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Scots to seek UK energy 'partnership'

Scotland’s First Minister Alex Salmond launched his government’s independence blueprint with a call for a post-referendum “partnership” over the operation of the UK energy market.

The energy and environment element of the 649-page White Paper – entitled Scotland’s Future and launched today in Glasgow – said a newly-independent Scotland would aim to be the key supplier of renewable power to the rest of the UK.

“Following independence, Scottish renewable energy will continue to represent the most cost-effective means for the rest of the UK to meet its renewable ambitions,” said the White Paper.

“The continuation of a system of shared support for renewables and capital costs of transmission among consumers in Scotland and the rest of the UK is a reasonable consideration for meeting the UK's ongoing green commitments.”

But in its status as a major supplier to the UK market, an independent Scotland would require “a far greater degree of oversight of the market arrangements for energy and firmer safeguards over Scottish energy security.”

An independent Edinburgh government would seek a partnership with London to jointly steer energy policy, it added.

The document says a well-functioning energy market, delivering the best outcome for consumers in the long-term, is a prerequisite for a flourishing economy and society. It claims by this standard, Westminster has failed.

“We have huge hydrocarbon resources for the next half a century but we need to build renewable wealth which will last forever,” says Salmond.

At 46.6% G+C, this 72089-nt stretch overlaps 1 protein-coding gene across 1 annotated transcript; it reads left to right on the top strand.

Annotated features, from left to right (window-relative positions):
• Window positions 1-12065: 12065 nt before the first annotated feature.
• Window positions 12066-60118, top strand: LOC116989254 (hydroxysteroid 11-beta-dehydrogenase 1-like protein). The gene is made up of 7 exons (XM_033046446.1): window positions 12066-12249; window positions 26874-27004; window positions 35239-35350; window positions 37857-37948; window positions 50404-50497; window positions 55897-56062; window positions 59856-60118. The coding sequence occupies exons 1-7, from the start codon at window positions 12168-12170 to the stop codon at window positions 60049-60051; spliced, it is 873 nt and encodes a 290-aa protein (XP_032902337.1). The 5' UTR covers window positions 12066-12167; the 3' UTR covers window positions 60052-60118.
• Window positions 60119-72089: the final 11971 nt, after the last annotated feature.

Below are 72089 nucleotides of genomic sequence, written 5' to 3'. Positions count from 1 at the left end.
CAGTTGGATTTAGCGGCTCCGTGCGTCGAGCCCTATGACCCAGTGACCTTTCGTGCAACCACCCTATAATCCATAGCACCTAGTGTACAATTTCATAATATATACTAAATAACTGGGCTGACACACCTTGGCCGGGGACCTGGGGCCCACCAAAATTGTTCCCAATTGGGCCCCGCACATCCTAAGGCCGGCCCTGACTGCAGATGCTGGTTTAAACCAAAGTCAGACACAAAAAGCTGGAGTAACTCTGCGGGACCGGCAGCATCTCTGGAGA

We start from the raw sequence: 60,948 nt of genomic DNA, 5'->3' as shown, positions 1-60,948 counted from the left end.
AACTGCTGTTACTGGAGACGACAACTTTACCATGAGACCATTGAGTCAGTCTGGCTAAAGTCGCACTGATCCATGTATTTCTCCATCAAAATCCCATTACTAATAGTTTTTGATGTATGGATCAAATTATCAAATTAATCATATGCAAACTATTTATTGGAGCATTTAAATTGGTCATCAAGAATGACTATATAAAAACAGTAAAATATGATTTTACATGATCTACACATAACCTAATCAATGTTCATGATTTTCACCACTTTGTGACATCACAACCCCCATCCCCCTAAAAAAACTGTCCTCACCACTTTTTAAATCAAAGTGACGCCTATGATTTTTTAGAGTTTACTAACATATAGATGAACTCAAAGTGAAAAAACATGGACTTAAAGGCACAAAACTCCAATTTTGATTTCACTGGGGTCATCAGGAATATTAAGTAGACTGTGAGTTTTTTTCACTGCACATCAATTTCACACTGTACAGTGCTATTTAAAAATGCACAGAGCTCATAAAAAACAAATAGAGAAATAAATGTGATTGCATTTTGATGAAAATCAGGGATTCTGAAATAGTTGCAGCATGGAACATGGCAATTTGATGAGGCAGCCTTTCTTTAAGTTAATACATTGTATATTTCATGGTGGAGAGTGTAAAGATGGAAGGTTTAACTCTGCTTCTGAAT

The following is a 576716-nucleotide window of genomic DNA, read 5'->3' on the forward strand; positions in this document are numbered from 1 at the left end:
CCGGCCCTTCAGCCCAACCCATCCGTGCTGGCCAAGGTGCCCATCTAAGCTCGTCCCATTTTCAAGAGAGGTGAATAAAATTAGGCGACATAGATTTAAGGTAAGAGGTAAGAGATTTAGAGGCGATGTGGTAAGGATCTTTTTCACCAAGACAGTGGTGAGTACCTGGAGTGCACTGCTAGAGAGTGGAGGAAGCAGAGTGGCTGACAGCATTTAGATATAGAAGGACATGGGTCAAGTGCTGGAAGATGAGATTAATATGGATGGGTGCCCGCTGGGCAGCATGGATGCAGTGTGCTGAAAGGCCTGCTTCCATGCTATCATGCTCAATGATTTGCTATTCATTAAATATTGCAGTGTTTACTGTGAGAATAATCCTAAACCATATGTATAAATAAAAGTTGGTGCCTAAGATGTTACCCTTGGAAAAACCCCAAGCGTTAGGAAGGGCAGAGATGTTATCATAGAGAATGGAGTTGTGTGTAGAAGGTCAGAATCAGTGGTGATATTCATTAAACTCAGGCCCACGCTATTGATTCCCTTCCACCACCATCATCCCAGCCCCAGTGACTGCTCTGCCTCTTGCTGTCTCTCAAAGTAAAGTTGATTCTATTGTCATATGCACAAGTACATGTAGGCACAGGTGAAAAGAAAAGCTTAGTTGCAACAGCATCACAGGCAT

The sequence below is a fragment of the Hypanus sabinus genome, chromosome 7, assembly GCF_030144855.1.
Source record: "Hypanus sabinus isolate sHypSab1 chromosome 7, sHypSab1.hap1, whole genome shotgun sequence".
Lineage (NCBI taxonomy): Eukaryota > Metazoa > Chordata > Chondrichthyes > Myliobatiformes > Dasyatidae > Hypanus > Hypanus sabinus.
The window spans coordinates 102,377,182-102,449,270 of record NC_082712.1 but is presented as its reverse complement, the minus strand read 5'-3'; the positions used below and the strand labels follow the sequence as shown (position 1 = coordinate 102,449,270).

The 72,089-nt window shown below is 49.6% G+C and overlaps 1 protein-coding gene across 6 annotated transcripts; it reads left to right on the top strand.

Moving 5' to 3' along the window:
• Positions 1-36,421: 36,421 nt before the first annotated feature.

The White Paper says under investment in energy generation over the decades has lead to a looming security of supply crisis. “Spare generation capacity throughout the UK is not at its lowest level for a generation and Ofgem forecasts that it will contract even further.

“Westminster’s proposals to reform the electricity market are intended to address these concerns, but they present major risks. Scotland’s ability to provide for our long-term energy requirements may be compromised – and our status as a provider of reliable supplied to the rest of the UK is now endangered,” says the document.

The White Paper says that in an independent Scotland, the Scottish government plans to review the management of the Crown Estate and consult on arrangements to enhance local control of assets, including greater autonomy for the Scottish islands and ownership of the foreshore and local harbours.

“We plan to introduce community benefits associated with Scotland’s offshore renewable resource. This will deliver direct benefits for communities across Scotland of at least half of the seabed leasing revenues and more in the islands,” it adds.

The Scots will vote on independence on 18 September next year.

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